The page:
You are probably familiar with the effect of cyanuric acid on the effectiveness of chlorine. Or, at least, the myth of chlorine lock. Regardless, we agree that the subject gets a tremendous amount of attention. We can also agree that pool professionals don’t often see eye to eye on the subject. Still, the biggest issue is not whether or not CyA (cyanuric acid) level restricts the chutzpah of hypochlorous acid. It’s the failure to calculate Carbonate Alkalinity.
Although cyanuric acid was first synthesized by Friedrich Wöhler in 1829, (by the thermal decomposition of urea and uric acid), it wasn’t used as a chlorine stabilizer for swimming pools until much later.Marcelle Dibrell, Service Industry News
The genuine concern is in the failure to account for this byproduct of the heat degradation of urea in its contribution to TA (Total Alkalinity). Our testing picks up a bit more than we need. That little extra (sometimes a lot) can leave us in a stealth corrosive water situation. Total Alkalinity is the measure of carbonates, bicarbonates, hydroxides, and cyanurates. Unfortunately, when dealing with swimming pool water, it is only the Carbonate Alkalinity; we need the Total Alkalinity minus the contribution of cyanurates.
This is similar to the difference between Total Hardness and Calcium Hardness and how in water balance, we use the adjusted version versus the total. We do not want Total Alkalinity or Total Hardness. This is also part of the reason test strips are taboo. Total Hardness is the measurement of both calcium and magnesium. We can isolate the calcium hardness in a titration test by skyrocketing the pH (20 drops of R-0010-C). This is essential because magnesium can be as much as 25% or more of that Total Hardness measure. Test strips cannot eliminate magnesium from the result and provide us with a number that we cannot use.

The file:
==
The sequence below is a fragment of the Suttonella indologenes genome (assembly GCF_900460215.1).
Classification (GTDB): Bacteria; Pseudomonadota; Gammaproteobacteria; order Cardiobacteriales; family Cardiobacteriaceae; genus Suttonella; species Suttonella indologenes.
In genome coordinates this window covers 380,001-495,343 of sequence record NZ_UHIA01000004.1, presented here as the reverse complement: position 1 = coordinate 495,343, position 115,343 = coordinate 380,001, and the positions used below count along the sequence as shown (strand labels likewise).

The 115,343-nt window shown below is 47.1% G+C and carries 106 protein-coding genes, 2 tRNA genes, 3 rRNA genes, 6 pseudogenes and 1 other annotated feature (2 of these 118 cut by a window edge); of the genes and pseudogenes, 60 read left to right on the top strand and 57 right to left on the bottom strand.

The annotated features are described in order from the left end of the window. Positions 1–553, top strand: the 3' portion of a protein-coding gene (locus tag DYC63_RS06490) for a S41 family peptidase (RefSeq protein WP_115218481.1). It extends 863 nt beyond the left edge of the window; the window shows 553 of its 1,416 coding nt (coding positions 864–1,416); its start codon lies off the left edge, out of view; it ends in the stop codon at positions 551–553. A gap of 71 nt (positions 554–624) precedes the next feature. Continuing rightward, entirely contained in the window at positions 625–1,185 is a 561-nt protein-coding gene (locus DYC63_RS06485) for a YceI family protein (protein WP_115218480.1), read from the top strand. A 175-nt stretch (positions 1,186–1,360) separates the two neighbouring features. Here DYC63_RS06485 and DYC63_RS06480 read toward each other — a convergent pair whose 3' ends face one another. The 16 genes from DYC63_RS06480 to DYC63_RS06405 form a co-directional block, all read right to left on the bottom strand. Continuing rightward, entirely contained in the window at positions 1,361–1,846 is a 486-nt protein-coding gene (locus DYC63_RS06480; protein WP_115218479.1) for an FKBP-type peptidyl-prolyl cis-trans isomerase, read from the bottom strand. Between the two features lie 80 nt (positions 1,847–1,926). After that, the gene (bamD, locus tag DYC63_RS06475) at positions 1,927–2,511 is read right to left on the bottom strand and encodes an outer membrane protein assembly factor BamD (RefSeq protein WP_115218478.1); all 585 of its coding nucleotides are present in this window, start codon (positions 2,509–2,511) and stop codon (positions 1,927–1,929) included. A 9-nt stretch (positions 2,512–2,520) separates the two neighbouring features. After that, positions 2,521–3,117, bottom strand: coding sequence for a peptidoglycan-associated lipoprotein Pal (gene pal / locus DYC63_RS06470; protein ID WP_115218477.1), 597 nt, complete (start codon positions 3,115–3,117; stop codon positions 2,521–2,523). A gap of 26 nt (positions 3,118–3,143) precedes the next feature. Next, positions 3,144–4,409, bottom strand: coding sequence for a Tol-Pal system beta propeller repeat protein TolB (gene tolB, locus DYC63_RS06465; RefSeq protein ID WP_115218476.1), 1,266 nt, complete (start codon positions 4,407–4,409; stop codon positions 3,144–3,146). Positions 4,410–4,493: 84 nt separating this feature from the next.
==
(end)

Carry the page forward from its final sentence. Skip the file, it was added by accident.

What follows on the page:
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Contribution of Cyanuric Acid
Regrettably, no such test for Carbonate Alkalinity exists. To account for and eliminate cyanuric acid’s contribution to Total Alkalinity, we have a simple mathematical equation that does the trick. The formula is as follows.
TA – (CyA ÷ 3) = Carbonate Alkalinity
We subtract 1/3 of the cyanuric acid ppm (parts per million) tested in our customer’s pool water from the ppm of Total Alkalinity tested in that same swimming pool. This new number (Carbonate Alkalinity) is the value we should use for ALL adjustments, including your LSI (Langelier Saturation Index) water balance calculations.
Etching of plaster
Pool water needs to be saturated with calcium and carbonate to be unaggressive. Otherwise, the water will dissolve what is necessary to meet that demand from the pool plaster (etching). Vinyl pools are not off the hook as vinyl manufacturers are now using calcium carbonate for manufacturing their products. In cases of imbalanced LSI, degradation will occur losing this ‘ingredient’ to the water it holds.
Although not the cause, cobalt staining in fiberglass pools and spas can augment in water with lower calcium hardness levels.